Advice from Slate's 'Dear Prudence'

Feb 06, 2012

Need help getting along with partners, relatives, coworkers... and people in general? Ask Prudence! Emily Yoffe -- a.k.a. Slate's advice columnist Dear Prudence took your questions on manners, morals and more.

Good afternoon,  I look forward to your questions.

Joanne, my BFF and coworker, and Melanie, a former coworker, both recently applied for the same exciting awesome job. When she left our company I offered to be a reference for the diligent, talented Melanie. Joanne told me how intense the application process was - her parents divorced at the same time, so she was frazzled - so I expected a call from the hiring company. It never came. Neither Joanne nor Melanie got the job. Recently Joanne confessed that, while in my office on day, she intercepted a call from the hiring company; the rep wanted to talk about Melanie's employability. Joanne told the rep that Melanie was intelligent but also lazy and entitled. She didn't think the reference was bad enough to tarnish Melanie's or my reputation permanently and begged for my forgiveness. Joanne is normally a sweet person, and I don't think she would have done this if she hadn't been so stressed. My question is, what do I do now? I don't want to see Joanne hurt.

You've got to step up and try to restore Melanie's reputation.  Maybe being frazzled has permanently fritzed Joanne's brain because you are not the person she needs to seek forgiveness from.  She's a long way from dealing with what she did if she thinks describing a former employee as "lazy and entitled" didn't crush her chances for a job. I hope she's not seriously exusing her behavior by bringing up her parents' divorce or the "intense" application process.  What she did was inexcusable and possibly actionable.  You should tell her that her obligation is to contact the company and come clean.  It's likely she'll say she can't (being frazzled and all). But even if she says she will, I'd be dubious and I think you should follow up on what you've learned. Call the company, ask to speak to human resources, and say you've been told an unfortunate piece of information about a false referral for a recent job applicant. You can say you'd prefer not to give the name of your friend, but do give the details of what you were told.  Add that Melanie was a superb employee, which is something they should know.  If Joanne isn't capable of trying to right this serious wrong, then you have some devastating information about the character of your best friend.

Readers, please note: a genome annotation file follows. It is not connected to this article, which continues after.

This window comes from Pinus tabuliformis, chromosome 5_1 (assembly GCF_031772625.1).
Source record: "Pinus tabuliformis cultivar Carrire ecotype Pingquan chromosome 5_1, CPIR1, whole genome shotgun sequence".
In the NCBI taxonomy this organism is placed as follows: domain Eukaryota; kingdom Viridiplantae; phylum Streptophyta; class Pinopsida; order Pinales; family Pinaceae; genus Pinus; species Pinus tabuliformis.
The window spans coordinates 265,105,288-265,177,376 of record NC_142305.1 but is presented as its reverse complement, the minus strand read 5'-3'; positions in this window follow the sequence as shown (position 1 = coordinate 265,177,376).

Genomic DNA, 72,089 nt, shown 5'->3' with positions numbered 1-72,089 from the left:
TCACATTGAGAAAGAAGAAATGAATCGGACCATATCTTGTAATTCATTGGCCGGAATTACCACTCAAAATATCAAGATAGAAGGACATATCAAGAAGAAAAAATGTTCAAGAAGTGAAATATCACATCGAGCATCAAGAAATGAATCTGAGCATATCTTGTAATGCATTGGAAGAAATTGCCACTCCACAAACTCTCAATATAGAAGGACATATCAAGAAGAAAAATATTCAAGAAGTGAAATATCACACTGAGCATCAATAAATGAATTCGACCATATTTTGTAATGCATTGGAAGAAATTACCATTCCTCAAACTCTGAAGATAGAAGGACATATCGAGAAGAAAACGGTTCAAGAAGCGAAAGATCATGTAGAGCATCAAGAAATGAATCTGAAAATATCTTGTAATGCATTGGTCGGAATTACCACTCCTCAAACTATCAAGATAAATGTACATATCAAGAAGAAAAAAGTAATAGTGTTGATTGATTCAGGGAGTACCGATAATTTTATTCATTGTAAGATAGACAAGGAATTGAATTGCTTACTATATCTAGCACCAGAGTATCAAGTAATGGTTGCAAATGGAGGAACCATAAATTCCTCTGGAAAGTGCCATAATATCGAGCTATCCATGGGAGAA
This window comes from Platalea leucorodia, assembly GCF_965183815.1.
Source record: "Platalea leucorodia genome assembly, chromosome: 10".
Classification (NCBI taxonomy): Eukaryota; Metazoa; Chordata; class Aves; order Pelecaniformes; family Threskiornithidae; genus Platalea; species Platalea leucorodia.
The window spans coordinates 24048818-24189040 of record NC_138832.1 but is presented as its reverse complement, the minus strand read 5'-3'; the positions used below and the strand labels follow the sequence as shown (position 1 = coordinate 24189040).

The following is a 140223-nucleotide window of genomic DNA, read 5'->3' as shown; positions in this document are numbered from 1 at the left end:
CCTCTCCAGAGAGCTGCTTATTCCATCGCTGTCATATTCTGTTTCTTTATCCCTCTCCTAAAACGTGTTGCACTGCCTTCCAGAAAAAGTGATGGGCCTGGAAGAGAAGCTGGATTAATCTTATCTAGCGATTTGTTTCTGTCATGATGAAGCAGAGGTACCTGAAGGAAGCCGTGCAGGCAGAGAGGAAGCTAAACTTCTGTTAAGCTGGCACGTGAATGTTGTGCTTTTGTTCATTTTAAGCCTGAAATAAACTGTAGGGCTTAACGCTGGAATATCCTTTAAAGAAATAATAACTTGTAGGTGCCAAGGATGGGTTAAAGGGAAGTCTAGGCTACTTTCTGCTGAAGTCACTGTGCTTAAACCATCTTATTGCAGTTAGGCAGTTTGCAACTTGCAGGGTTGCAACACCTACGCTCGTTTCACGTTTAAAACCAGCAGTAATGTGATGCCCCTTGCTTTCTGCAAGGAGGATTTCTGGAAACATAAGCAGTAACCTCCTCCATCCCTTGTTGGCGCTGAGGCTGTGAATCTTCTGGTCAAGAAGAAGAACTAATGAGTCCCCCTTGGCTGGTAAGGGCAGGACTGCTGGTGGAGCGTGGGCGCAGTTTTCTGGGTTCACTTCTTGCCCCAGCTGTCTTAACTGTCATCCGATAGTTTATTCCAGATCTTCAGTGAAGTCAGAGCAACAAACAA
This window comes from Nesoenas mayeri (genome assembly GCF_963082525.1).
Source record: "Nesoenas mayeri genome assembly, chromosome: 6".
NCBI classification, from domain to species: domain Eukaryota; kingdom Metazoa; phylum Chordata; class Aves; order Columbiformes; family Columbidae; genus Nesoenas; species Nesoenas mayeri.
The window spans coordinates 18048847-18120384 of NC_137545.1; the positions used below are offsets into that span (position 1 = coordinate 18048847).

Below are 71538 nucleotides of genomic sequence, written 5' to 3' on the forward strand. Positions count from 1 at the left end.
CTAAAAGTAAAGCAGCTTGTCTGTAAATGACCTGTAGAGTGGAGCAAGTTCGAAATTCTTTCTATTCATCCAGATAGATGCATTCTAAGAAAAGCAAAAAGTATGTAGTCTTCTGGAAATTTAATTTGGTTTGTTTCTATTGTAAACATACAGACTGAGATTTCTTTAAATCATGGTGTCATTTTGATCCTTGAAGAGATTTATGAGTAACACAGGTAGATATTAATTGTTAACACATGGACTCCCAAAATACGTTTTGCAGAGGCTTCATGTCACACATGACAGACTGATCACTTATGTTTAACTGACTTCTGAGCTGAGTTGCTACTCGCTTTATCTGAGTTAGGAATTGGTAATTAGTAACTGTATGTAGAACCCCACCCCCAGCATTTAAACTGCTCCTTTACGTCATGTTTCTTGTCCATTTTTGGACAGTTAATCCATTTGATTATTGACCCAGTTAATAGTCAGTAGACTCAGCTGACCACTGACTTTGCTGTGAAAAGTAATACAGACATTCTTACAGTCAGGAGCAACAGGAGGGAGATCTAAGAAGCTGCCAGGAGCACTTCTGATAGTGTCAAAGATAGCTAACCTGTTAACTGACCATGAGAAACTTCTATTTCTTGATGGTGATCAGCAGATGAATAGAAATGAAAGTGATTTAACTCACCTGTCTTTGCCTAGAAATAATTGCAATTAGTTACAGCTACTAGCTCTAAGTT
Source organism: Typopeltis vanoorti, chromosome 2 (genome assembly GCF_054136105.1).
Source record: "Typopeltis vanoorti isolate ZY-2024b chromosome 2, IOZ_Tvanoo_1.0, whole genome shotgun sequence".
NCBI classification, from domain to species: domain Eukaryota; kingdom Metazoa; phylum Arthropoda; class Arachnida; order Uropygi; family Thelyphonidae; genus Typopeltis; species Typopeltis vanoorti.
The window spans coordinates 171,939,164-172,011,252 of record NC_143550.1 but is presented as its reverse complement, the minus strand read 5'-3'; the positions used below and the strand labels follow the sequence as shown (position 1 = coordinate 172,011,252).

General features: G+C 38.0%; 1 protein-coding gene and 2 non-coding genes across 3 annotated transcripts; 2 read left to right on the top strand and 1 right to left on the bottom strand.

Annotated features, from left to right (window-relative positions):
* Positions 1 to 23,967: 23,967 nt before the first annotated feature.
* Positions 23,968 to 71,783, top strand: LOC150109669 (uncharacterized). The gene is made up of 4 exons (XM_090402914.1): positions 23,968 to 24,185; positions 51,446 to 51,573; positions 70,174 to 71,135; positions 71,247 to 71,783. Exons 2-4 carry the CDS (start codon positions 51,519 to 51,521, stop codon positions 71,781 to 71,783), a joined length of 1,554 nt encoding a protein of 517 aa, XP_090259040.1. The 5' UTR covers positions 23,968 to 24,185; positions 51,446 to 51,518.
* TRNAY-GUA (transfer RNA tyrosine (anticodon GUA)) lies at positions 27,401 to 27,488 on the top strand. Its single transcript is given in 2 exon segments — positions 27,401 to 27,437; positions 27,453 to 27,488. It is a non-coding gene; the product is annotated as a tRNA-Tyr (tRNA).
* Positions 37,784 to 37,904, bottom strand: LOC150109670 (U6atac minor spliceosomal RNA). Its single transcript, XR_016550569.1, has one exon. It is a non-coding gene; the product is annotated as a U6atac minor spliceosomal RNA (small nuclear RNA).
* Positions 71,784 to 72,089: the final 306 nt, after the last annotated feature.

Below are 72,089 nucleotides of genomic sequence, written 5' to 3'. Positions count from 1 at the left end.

I have been dating a coworker for several months. He told me he loved me in December, and I returned his sentiment. Last night I received an email from him; he sent it to all the people in our office. He told us he would be on paternity leave for the next month and attached a picture of his three-month-old daughter. That I can tell, we started dating when his baby mama was six months pregnant. I feel blindsided by his email and have no idea how to respond.

You could send an email saying, "Congratulations! She's adorable!"  Feel free to skip the gift. When he returns limit your contact to the minimum required.  Consider youself lucky you aren't married to, or pregnant by, this creep. And if he runs for president someday, make sure to tell the reporters covering him your interesting story.

My brother's fiance is a nightmare of a bride. It doesn't help that she has a wedding budget roughly equivalent to the GDP of a country. My brother thinks it's the "stress" of wedding planning that has her acting out. She wants her bridesmaids to have matching skin tones, she she expects us to undergo spray tans. She invites hordes of people to her dress fittings and gets offended if people don't attend. She offered to pay for a gym membership for my mom. I feel strongly that my brother shouldn't marry this woman - no one should! But obviously that's not my business. How can I support a marriage, and attend a wedding, I don't believe should take place?

You have some kind of nerve thinking you're entitled to ruin this wedding -- and the photos! -- by showing up with your pasty face.  You understand you can't stop this marriage. But you don't have to take being bullied. Have a talk with your brother -- try to keep your tone neutral --  asking him to ask his bride to reconsider the way she's treating everyone.  Explain you are not going to change your skintone for her and your mother is not going to change her body.  Say that you understand she's stressed (she may even be frazzled, which apparently gives people carte blanche to exuberantly hurt people), but that he needs to tell her she's damaging what will be a very long relationship with your family.  Whether or not he's brave enough to do this, the rest of you are not her subjects and don't have to spray yourselves or lift weights according to her demands.  From now on do the minimum -- basically showing up at the wedding.  If she starts ordering you around or bawling you out, stay calm and say, "Courtney, I know the wedding is the biggest day in your life, but everyone else already has a life, and I'm afraid I don't have time for your dress fittings, and I'm not interested in changing the color of my skin."

Two years ago my teenaged stepdaughter hit her half-brother (my son) so hard she left a sizable bruise. She then gave herself a black eye and called the police. I almost lost custody of my son and was immersed in various legal battles for months. When the truth came out, my stepdaughter had to see a counselor and was punished with hours of community service. Since then she's completely shaped up and is now loving towards her younger half-siblings. But I struggle to fully forgive her, and I will still not let her be alone with my children. I know my reticence to embrace the "new her" hurts her feelings and, to a certain extent, disappoints my husband. I have been to counseling too, but whenever I see her, I remember the fear at the prospect of losing my baby. And I remember the size of the bruise she left on him. Do you think I am being unreasonable? Too harsh?